The UK government will not introduce mandatory ethnicity pay gap reporting, it has confirmed, despite widespread calls for it to do so.
Sharing the update as part of its response to last year’s controversial Sewell report, the government has said it will help organisations undertake reporting, as well as discourage use of “unhelpful” terms such as ‘BAME’.
Published yesterday (17 March), the plan, entitled Inclusive Britain, sets out more than 70 actions that aim to reduce racial disparities across the country.
Following its publication in 2021, the Sewell report – led by education consultant Tony Sewell – was widely criticised after it concluded that institutional racism was not the cause of additional hurdles faced by ethnic minorities in the UK.
Kemi Badenoch, minister of state for equalities, said the Inclusive Britain plan “delivered a compelling message: as a country we have made huge progress, but we can go further”.
The report’s recommendations targeted other factors behind disparities, including socio-economic background, educational failure, and family breakdown.
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While the action plan does not introduce mandatory ethnicity pay gap reporting, it outlines that the government will publish guidance at a later date that will assist organisations planning to provide voluntary reporting.
However, experts have expressed dismay at the government’s refusal to commit to mandatory ethnicity pay reporting.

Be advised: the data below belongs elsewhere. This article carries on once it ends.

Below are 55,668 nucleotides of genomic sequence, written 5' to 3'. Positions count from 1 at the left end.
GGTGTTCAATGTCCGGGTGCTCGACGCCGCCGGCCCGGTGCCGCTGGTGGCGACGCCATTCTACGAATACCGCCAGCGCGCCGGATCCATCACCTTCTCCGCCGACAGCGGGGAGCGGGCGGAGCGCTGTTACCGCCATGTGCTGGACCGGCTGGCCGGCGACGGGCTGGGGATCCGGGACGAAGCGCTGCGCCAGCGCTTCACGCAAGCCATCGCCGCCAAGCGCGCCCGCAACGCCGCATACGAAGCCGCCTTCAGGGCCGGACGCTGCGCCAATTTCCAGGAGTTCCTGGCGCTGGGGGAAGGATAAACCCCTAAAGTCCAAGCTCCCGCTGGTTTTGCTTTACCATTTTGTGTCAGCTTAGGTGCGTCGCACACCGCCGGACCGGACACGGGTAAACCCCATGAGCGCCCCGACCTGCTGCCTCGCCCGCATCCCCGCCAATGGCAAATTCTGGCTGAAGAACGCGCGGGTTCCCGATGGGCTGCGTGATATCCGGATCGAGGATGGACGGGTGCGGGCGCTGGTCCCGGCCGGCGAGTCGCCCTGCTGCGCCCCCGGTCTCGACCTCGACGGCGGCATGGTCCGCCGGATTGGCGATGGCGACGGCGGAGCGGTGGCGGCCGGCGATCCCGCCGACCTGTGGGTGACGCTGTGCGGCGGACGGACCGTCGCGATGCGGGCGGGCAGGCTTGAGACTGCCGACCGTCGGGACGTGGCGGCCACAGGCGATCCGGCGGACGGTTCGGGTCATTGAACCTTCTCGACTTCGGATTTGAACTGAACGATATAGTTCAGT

David Lorimer, director at Fieldfisher, said: “One could go as far to say it's not really a committed strategy and could make things harder for employers as it is optional whether you do it or not, but if you are going to do it, you need to have an action plan.”
For this reason, he suggested that employers that have voluntarily decided to report on it should be well-advised to interrogate the data they have to carefully and critically examine where any issues lie.
“For instance, if the pay gap is non-existent at entry level, but significantly skewed at more senior levels, that can help inform the areas of focus. Employers might decide to, for example, invest in mentoring with a particular focus on supporting particularly under-represented groups to progress, or in assessing the progression path to interrogate and root out baked in bias,” he added.
The CIPD has previously called for mandatory reporting, similar to the rules in place for the gender pay gap, to apply to all large employers from April 2023 as well as the need for companies to explain the nature and cause of pay gaps to effectively help tackle the disparities.
Commenting on the government’s decision not to adopt mandatory reporting at this stage, Ben Willmott, head of public policy at the CIPD, said: “The government has missed an opportunity to tackle racial discrimination and inequality in the workplace by failing to introduce mandatory ethnicity pay reporting.
“Unfortunately, we know from previous schemes that a voluntary approach will not help drive the changes that are needed in many organisations.”
Other strategies to tackle bias and ensure fairness in the workplace included as part of the Inclusive Britain plan include new guidance for employers on how to adopt positive discrimination policies in the workplace.
The government’s Equality Hub has also pledged to create an ‘Inclusion at Work Panel’ by spring 2023
In the absence of legislation, the CIPD has said it will work with the government to support the development of official guidance to try and maximise the adoption of voluntary ethnicity pay reporting.
“We will also support the new Inclusion at Work panel and the development and dissemination of evidence-based resources and training for employers to tackle bias and promote fairness at work,” Willmott added.
The action plan also features guidance on the use of artificial intelligence (AI) in selection processes, which clarifies how anti-discrimination law applies to decision making via algorithms in order to avoid perpetrating bias or taking biased decisions.